In the early 1900’s, quietly nestled in the forested hills between Franklin and Oil City, Pennsylvania, laid a hidden jewel called Monarch Park. When it came to socializing, having fun and excitement, the park was second to none. Old deeds for this land in Cranberry Township bear the notation “The Seven Springs Deer Lick”. This was an important drawing card in that era at the turn of the century when mineral springs and spas peaked in popularity. In addition to the freshwater springs, there were a wide variety of attractions to augment your experience. The park boasted a large roller coaster aptly named Thriller, Merry-Go-Round, Ferris wheel, Miniature Train Ride, The Whirlpool, The Aero Swing and amusements. The children’s playground featured a large double slide and many swings and see-saws dotted the landscape. There were four bowling alleys, an amusement center, and a very large ornate dance hall which featured some of the finest bands in the area. An open air bandstand featured a variety of concerts and shows for the crowd’s entertainment. Well groomed flower gardens and precisely trimmed evergreens were in abundance throughout the park’s 60 acres, offering a feast of color to one’s eyes. One of the most recognizable of all its structures was a fully illuminated 120 ft. Electric Tower complete with decorative architecture and stained glass windows. At its base was a gazebo, a very popular spot for lovers to meet, especially after dark when the silent movies would be projected on a large outdoor screen. In addition to all this, there was a spacious fine dining hall surrounded by a U-shaped balcony. There were many amusement and refreshment booths throughout the grounds where you could grab a quick bite to eat and maybe try your hand at Parisian Darts and win your date a stuffed animal.
Smithman Park (later named Monarch Park) was founded in 1896 and was the brainchild of John B. Smithman. He created the park in order to boost his streetcar operation out of Oil City and Franklin. It was not uncommon to find anywhere between 10-15 thousand patrons on any given Saturday during the summer months. With the advent of privately owned automobiles and the collapse of Big Rock Bridge in Franklin, the park officially closed operations in the year 1926. If you go there today, you will only find a few scant reminders of what was once a hustling and bustling amusement park. I have always held a fascination with this by-gone era and wanted my painting to preserve the style and fashions of the Edwardian period. I used artistic license to condense much of the expansive park into just one image. The large double slide serves well as the centerpiece and the artwork evolved from there. I also tried to use as many “actual” vintage photos to capture “original moments” and paint them in living color. I found out rather quickly that my canvas was simply too small to illustrate everything there was to do at this magical park which, quite literally, was built in the middle of nowhere….. I hope you enjoy it at least half as much as I did in researching and painting it.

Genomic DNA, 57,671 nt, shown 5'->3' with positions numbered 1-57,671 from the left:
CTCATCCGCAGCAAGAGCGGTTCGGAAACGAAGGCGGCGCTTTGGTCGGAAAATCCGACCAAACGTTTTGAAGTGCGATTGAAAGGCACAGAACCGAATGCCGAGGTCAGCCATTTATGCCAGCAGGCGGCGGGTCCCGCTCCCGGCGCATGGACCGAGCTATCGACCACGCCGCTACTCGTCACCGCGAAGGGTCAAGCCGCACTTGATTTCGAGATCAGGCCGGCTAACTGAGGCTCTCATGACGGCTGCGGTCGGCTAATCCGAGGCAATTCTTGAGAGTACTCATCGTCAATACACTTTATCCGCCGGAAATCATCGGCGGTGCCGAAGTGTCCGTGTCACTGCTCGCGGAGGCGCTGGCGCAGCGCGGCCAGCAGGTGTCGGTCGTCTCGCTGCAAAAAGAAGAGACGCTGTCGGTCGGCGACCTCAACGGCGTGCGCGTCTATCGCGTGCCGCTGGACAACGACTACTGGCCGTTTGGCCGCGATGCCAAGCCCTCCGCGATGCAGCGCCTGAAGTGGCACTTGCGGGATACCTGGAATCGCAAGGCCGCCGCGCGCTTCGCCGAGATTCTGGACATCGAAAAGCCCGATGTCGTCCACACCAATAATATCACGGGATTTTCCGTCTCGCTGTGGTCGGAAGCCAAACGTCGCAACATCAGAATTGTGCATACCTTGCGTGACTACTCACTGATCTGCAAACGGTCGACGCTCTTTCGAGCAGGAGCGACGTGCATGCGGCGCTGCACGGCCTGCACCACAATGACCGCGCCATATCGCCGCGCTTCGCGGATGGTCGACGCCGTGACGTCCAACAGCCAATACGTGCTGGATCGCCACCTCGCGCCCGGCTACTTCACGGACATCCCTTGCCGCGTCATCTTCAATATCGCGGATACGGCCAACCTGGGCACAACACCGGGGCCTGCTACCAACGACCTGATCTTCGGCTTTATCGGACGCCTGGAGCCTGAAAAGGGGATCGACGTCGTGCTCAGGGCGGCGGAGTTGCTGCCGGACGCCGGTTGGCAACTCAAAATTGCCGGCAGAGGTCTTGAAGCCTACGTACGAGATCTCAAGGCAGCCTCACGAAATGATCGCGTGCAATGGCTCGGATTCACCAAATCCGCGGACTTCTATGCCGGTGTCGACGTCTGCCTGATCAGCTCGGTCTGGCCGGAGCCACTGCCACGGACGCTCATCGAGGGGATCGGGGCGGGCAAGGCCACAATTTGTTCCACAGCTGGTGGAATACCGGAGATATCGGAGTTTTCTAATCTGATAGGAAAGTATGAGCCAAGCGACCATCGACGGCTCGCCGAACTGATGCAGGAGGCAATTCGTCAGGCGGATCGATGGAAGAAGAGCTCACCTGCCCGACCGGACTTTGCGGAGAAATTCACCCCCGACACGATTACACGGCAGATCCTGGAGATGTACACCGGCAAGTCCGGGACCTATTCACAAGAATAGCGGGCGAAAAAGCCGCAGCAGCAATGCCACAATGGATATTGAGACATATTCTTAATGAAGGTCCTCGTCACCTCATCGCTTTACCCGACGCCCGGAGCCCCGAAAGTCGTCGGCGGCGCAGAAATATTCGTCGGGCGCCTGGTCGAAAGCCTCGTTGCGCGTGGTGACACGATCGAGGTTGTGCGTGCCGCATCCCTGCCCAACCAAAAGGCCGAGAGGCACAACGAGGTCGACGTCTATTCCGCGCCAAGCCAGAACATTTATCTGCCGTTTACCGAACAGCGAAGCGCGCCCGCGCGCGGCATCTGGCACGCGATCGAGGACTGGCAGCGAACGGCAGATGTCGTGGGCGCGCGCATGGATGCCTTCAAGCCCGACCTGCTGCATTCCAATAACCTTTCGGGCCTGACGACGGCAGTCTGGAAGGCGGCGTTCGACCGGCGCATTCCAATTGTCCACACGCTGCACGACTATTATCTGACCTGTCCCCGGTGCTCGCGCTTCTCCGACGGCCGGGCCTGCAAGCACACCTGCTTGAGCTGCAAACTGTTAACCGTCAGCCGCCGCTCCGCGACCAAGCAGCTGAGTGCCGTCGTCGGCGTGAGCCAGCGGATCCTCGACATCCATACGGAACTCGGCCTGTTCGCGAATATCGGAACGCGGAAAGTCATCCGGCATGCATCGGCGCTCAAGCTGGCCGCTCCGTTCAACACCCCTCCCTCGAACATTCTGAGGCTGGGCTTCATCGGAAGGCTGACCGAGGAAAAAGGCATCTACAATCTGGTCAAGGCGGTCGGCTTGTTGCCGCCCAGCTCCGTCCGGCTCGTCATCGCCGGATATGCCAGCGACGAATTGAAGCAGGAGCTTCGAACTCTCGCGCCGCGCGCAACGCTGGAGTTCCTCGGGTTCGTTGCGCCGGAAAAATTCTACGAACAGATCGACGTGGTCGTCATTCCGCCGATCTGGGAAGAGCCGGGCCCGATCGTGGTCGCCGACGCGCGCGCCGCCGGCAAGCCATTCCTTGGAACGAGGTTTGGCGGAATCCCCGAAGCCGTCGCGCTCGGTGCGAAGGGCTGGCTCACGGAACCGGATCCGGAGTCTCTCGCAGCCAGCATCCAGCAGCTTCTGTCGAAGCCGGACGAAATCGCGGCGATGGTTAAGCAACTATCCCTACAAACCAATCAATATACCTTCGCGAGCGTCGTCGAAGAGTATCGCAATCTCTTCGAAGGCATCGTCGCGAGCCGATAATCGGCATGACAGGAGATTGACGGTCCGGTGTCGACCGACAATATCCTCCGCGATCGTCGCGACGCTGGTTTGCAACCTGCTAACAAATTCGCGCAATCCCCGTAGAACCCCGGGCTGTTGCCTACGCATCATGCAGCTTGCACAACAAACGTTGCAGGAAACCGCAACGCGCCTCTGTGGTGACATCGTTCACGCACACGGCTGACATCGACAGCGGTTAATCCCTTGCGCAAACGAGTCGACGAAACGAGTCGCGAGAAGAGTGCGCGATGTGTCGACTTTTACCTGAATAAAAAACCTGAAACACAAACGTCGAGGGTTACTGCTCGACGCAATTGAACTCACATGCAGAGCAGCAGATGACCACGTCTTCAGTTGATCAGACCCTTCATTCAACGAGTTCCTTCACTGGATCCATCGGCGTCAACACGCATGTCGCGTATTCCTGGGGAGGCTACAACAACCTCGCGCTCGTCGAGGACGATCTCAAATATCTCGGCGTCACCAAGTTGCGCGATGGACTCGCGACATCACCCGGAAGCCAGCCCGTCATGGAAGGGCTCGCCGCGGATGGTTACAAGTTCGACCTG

"Winter Pine and Stream"
"Snowy Road in Fall"
"Freedom Falls in Summer"
Penguins Crossing the Allegheny”
Legend has it they had come down from the north, in search of new territory to play a foreign game where players wore ice skates and used wooden sticks to slap a puck into a net. With peculiar names like Evgeni, Jean, and Jaromir, they formed an expedition to take their game south. They would be led by a great man they revered and knew as Lord Stanley of Preston. According to folklore, “penguins would guide them” on a journey over hundreds of miles of rough terrain and ice laden rivers. They were to follow the penguins until they had reached a “magical place where three rivers met”. It was here they would find a large “igloo made of ice surrounded by three bars of gold”. Along the water routes, they encountered extreme conditions which made the journey nearly impossible, but, with hard work and determination, they finally reached their goal. A man known as Barrasso would tend the bow of the boat, preventing any ice from slipping past and damaging it. Crosby, Coffey and Jagr would man the oars on the port side. Malkin would command the rudder, steering the ship clear of any danger. Kehoe, Pronovost, Stevens and Mullen would team up to power the starboard side of the vessel. Lord Stanley, who introduced the highly coveted award that would later become known as “The Stanley Cup”, would serve as captain. The guardians of Stanley’s Cup were Lemieux and Francis, who held it high and proud, for the entire world to see.
Lord Stanley was first to set foot on the new ground and, upon entering the arena, tossed his hat onto the ice and claimed “the Igloo” and the “Golden Triangle” as home to these mighty penguins. A hockey team was established and a community would rise around this group of skaters to become known as Pittsburgh, “The City of Champions”. Whether rooted in fact or just plain fiction, one tale that has been passed from one generation to another goes something like this… after Lord Stanley had thrown his hat onto the ice, his pet badger, Bob, scampered out, jumped into the hat, slid clear across the ice and into the goal, where he shouted as loud as his little badger voice could muster…
“…it’s a Great Day for Hockey!”
by Fred Carrow
Parodied from German American artist Emanuel Leutze’s oil on canvas painting “Washington Crossing the Delaware” 1851.
Thanks for viewing and God Bless,
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